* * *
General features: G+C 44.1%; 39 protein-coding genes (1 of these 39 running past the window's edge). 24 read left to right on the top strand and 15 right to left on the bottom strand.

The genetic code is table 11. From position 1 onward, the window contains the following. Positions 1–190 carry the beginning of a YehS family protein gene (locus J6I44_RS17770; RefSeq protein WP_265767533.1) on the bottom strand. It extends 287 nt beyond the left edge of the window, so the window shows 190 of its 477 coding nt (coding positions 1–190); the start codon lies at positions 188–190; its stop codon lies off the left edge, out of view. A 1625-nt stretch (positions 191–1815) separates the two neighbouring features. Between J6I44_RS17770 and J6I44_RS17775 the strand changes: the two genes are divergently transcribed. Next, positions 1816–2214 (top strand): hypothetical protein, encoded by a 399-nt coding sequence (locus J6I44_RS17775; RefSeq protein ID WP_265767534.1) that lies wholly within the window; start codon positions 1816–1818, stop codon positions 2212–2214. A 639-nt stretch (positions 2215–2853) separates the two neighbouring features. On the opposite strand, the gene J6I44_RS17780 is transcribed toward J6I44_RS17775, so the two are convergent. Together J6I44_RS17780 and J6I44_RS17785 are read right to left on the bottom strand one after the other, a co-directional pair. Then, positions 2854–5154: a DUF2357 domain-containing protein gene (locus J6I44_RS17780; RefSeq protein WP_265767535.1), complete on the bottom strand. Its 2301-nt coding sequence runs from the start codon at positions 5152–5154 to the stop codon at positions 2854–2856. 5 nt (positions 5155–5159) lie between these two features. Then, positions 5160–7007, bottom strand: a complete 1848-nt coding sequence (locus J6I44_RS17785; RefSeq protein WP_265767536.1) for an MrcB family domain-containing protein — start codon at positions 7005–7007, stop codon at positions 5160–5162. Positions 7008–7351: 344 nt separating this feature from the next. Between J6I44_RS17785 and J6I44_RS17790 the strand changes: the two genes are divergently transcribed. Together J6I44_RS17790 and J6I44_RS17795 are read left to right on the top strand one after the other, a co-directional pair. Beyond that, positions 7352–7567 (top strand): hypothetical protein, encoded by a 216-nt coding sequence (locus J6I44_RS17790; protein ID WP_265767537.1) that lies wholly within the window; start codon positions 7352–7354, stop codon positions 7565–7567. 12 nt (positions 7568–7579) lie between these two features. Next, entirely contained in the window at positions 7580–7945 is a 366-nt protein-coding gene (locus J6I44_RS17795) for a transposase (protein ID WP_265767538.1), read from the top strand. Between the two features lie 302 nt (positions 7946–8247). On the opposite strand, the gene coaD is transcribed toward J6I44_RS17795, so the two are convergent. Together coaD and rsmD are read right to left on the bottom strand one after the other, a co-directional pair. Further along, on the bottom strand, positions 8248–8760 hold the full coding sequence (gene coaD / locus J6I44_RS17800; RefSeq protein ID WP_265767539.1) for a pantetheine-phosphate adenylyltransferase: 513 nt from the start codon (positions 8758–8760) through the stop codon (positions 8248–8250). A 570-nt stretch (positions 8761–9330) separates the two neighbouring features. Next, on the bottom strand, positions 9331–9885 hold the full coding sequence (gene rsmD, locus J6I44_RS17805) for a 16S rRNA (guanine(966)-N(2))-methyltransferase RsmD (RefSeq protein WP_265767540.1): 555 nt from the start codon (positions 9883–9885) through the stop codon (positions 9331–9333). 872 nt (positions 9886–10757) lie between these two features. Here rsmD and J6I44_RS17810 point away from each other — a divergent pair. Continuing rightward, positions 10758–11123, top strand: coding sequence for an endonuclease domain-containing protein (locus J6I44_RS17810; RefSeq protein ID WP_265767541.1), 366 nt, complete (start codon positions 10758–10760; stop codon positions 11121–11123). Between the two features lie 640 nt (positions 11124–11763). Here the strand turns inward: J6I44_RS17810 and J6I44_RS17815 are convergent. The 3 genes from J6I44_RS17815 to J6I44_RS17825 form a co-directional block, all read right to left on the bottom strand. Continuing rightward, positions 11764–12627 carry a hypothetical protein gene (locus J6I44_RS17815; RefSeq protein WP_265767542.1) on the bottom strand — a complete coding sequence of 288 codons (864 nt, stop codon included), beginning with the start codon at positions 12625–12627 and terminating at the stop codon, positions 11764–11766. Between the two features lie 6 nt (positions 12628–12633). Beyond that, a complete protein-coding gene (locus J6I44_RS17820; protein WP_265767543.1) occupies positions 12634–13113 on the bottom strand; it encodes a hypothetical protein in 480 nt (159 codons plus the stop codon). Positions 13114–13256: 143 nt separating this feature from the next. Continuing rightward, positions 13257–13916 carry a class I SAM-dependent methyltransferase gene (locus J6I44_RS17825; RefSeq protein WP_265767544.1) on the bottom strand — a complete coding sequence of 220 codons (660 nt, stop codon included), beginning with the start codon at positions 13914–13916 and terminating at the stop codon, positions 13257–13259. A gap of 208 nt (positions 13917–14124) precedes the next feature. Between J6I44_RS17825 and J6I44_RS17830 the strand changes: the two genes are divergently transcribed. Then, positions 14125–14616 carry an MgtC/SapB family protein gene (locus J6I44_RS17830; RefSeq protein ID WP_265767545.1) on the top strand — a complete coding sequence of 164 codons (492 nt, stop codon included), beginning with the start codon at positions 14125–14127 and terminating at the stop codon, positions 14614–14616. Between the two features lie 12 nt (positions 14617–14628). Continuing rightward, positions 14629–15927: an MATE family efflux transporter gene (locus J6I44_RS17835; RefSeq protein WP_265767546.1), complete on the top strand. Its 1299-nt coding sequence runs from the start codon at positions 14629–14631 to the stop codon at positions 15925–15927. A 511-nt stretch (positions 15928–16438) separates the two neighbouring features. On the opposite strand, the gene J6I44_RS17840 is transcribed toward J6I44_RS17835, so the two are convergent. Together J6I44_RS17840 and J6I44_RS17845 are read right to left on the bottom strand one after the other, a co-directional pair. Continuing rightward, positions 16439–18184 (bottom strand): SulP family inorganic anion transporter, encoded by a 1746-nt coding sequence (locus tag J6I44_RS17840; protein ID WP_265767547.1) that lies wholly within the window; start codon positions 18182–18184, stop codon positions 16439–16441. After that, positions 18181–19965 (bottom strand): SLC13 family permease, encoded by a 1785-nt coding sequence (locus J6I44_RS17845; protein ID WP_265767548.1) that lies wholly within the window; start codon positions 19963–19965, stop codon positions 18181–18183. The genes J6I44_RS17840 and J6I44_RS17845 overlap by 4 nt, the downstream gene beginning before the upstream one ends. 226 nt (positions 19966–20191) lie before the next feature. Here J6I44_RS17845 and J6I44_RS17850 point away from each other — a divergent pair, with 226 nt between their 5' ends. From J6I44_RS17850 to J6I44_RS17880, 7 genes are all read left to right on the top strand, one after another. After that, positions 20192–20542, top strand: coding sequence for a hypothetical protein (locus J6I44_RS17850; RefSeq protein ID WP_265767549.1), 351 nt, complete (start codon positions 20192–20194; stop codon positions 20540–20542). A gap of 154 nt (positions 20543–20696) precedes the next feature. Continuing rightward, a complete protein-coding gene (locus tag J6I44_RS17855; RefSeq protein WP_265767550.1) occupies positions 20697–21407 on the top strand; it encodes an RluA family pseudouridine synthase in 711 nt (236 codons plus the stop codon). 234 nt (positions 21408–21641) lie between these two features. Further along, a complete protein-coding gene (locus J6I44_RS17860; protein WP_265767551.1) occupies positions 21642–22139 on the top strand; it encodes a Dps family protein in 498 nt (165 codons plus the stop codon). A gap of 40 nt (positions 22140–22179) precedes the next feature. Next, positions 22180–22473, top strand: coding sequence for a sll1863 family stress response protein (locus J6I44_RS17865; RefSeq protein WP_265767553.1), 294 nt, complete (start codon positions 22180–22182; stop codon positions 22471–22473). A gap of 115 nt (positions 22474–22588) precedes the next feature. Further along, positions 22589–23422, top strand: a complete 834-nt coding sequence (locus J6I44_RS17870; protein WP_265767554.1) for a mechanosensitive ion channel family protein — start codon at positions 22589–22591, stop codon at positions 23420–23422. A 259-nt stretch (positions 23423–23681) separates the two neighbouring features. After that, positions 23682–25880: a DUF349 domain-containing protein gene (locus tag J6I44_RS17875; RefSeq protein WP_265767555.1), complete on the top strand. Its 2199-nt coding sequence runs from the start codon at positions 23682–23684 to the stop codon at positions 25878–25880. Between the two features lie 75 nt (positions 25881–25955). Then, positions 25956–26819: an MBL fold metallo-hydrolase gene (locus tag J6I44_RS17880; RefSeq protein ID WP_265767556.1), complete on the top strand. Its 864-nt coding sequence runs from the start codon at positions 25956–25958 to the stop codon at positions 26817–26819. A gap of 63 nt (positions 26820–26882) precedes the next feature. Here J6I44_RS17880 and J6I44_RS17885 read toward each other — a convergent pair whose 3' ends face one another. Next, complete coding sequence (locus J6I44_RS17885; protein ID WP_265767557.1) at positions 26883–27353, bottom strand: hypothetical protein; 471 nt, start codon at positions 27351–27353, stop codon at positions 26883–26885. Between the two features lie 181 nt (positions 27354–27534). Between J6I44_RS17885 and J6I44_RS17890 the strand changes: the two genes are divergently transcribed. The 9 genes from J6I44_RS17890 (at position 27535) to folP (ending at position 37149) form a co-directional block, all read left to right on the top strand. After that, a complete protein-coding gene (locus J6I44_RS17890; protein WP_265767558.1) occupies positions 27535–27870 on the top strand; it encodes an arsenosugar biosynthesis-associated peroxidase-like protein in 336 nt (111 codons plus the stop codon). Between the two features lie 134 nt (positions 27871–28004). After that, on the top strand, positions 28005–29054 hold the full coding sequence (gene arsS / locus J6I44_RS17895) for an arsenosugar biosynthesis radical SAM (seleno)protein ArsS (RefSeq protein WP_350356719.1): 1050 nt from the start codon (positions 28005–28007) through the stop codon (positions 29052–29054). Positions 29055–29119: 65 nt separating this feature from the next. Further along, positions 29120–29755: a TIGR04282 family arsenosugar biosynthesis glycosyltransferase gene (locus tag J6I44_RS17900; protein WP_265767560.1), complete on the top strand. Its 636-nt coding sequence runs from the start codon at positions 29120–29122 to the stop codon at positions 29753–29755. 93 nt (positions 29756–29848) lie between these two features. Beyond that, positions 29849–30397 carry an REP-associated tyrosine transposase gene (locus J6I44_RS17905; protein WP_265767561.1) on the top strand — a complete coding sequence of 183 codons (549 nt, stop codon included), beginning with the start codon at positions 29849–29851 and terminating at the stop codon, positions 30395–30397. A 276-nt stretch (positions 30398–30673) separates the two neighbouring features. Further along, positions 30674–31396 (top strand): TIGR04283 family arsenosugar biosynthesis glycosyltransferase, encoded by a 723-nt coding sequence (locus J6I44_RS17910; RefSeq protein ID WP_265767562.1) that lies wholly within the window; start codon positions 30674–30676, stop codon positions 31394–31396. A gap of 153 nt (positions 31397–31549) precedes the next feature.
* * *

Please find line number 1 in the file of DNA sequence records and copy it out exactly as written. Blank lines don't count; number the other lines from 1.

General features: G+C 44.1%; 39 protein-coding genes (1 of these 39 running past the window's edge). 24 read left to right on the top strand and 15 right to left on the bottom strand.